The 2018 QPP Final Rule – Insights into the Future
On November 2nd, CMS released the much anticipated 2018 Quality Payment Program (QPP) final rule. While most of what was in the proposed rule ultimately made it into the final rule there was one surprise along with many indicators of what to expect as the QPP continues to mature over the next several years.
The Cost category, accounting for 10% of the 2018 MIPS score, was the biggest surprise and is the most significant difference between the first and second MIPS performance years. In the proposed rule, CMS did shared their concern about the Cost category going from 0% to 30% in 2019, as required by the legislation, and decided it was better to get started in 2018. Only two measures, total per capita cost for all attributed beneficiaries and the Medicare Spending per Beneficiary (MSPB), will be scored in 2018. CMS intends to provide performance feedback on these two measures by July 1, 2018, but organizations do not need to wait until then to start taking action. CMS recently released the 2016 QRUR reports, which contain detailed cost data that should be analyzed to identify areas for improvement during the first half of 2018 prior to the official CMS performance feedback. CMS is currently conducting limited field testing on eight episode-based measures and will expand this testing during 2018. It is expected that the eight episode-based measures, and possibly more, will be added to the Cost category for scoring during the 2019 performance year.
One of the most persistent concerns regarding the QPP has been the limited Advanced APMs options available to clinicians. Large portions of the 2018 final rule are dedicated to the Advanced APM track and what CMS is doing to increase the available options. The most significant portion is focused on other Payer Advanced APMs, which will become part of the Advanced APM track in 2019. Other Payer Advanced APMs are payment models developed and executed by non-Medicare payers, including Medicare Advantage plans. To qualify as other Payer Advanced APMs, the payment models must meet the same criteria for risk (8% total risk), quality measures, and use of Certified EHR Technology (CEHRT), that Medicare APMs must meet. Payment models can be submitted to CMS for review by clinicians, payers, or third party entities in 2018, and CMS will post approved models on their website late in the year. CMS will also develop a demonstration project to test the effects of expanding incentives for clinicians to participate in Medicare Advantage plans that qualify as Advanced APMs. The ultimate goal of the demonstration is to determine if clinicians should qualify for the Advanced APM track, if they only participate in Medicare Advantage plans that meet Advanced APM requirements. The demonstration results would inform the legislative change that would be required to allow this for 2019 or future years.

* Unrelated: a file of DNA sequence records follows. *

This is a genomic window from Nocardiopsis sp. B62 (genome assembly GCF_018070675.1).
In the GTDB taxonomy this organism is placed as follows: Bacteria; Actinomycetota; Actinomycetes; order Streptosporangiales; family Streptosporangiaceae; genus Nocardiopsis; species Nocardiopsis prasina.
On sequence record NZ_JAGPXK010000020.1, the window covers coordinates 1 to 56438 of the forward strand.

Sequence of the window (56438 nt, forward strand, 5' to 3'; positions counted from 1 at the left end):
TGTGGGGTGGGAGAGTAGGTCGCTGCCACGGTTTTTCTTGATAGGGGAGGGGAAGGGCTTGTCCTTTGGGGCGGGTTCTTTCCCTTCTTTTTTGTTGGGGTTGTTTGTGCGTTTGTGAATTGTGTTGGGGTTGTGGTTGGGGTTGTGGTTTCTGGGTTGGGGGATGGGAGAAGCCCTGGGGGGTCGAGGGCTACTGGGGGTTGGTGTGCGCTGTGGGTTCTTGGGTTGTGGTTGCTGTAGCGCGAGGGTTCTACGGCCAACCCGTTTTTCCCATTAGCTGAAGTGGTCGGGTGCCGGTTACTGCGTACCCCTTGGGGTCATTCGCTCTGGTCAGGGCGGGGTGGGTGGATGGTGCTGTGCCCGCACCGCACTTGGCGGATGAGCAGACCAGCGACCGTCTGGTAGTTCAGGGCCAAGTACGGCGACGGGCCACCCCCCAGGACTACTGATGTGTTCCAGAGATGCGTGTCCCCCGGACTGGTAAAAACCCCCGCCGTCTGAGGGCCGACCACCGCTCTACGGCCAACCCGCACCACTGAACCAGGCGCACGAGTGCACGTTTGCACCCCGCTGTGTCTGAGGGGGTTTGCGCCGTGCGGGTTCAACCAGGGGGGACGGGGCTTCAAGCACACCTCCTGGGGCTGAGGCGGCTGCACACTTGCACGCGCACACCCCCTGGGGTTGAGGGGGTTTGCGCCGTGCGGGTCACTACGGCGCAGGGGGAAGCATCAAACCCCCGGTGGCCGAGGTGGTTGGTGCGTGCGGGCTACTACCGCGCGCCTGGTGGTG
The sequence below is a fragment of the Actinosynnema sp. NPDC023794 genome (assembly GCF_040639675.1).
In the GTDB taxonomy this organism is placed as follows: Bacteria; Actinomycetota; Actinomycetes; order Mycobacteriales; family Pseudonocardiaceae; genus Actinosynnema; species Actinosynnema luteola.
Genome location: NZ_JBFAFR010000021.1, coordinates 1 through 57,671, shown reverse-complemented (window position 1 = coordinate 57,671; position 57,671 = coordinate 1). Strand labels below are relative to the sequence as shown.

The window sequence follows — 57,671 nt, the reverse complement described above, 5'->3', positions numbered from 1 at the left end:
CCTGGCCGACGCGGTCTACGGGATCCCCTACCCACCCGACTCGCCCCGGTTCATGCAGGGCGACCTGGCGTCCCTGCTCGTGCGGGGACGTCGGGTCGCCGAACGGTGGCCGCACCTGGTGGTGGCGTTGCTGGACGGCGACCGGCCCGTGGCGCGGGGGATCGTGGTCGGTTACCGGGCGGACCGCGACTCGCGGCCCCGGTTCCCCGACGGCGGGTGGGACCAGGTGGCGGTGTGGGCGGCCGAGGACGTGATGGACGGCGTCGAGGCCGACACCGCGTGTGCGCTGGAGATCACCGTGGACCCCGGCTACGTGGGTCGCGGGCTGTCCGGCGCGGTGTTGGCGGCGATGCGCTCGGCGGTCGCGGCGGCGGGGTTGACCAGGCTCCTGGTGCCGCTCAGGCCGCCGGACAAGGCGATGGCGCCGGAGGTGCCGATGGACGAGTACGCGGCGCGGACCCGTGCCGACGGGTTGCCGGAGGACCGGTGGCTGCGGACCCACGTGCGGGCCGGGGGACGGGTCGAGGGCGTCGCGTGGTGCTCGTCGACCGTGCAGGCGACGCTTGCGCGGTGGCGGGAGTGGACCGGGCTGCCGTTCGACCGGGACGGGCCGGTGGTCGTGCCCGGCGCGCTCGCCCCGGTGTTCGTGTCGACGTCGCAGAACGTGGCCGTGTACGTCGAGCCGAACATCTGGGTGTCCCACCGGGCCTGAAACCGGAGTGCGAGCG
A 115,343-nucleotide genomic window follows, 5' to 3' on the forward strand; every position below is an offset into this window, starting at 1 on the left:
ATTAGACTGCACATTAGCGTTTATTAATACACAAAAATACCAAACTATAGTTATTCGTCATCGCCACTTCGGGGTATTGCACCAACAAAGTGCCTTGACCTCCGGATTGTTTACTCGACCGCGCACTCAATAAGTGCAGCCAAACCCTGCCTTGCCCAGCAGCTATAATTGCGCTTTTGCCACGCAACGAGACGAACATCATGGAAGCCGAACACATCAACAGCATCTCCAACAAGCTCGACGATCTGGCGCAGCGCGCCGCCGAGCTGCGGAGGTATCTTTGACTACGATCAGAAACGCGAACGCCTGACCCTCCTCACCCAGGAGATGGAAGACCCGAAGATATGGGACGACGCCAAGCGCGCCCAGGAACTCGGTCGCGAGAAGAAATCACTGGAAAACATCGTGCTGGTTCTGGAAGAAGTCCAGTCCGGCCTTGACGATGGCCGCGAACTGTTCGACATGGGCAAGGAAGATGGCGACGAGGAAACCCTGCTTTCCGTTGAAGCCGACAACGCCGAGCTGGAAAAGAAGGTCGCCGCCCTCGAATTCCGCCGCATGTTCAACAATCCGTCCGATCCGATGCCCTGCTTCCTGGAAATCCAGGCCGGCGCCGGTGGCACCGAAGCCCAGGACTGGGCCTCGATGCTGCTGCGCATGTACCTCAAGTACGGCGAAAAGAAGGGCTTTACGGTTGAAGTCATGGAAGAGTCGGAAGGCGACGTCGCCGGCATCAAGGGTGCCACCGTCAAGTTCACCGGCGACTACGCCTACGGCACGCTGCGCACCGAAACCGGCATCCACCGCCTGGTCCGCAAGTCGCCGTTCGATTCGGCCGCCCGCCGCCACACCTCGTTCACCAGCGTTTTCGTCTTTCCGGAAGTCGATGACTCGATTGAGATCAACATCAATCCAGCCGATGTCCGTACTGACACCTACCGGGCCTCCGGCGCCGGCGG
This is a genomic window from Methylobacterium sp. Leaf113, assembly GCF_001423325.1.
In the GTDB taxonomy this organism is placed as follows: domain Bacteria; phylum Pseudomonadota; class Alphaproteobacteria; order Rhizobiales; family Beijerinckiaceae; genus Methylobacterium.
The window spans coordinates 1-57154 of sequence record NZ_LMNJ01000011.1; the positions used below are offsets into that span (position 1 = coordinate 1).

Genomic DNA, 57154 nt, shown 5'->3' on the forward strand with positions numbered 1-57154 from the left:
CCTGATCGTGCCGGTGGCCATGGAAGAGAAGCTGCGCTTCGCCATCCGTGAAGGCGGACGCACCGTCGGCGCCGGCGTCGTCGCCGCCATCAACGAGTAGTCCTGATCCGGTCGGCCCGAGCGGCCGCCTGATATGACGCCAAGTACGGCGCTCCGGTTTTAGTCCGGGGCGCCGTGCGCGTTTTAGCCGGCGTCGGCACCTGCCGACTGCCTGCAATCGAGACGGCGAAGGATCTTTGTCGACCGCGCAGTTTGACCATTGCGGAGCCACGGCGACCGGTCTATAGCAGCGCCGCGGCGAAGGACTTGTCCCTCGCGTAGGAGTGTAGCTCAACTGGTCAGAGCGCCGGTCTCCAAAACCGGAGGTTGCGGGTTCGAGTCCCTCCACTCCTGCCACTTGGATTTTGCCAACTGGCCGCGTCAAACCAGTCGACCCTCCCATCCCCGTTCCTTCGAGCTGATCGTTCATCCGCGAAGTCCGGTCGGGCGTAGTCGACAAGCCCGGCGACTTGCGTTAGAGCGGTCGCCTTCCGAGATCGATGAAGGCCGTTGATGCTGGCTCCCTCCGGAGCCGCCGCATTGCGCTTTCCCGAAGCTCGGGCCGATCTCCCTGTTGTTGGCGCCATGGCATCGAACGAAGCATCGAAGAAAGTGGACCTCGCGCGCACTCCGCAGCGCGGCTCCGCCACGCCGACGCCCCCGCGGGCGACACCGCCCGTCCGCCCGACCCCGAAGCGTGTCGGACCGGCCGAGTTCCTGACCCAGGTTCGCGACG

3. The Performance Threshold
For 2018 the MIPS Performance Threshold (PT) has increased to 15 points, a modest increase over the 2017 PT of 3. 2019 will be a different story. In the 2019 performance year, per the MACRA legislation, the PT must be equal to the mean or median of prior performance periods. In the 2018 Final Rule, CMS estimates that 75% of participants will have scores of 70 or higher. Many 2018 scores that earn a positive payment adjustment will end up below the PT for 2019, resulting in negative payment adjustment for the 2019 performance year. Clinicians and organizations need to be careful not to fall into a false sense of security in 2018 and focus on continual improvement.
CMS is clearly preparing clinicians and the broader healthcare market for a more intensive MIPS program in 2019. This can be seen in the 2018 final rule where CMS states, “a second year to ramp-up the program will continue to help build upon the iterative learning and development of year 1 in preparation for a robust program in year 3.”
For more information on the changes and impacts of the 2018 final rule, listen to our on-demand recording of our ABCs of the QPP webinar where SA Ignite regulatory experts answered the most popular questions that were submitted by registrants.
This article was originally published on SA Ignite and is republished here with permission.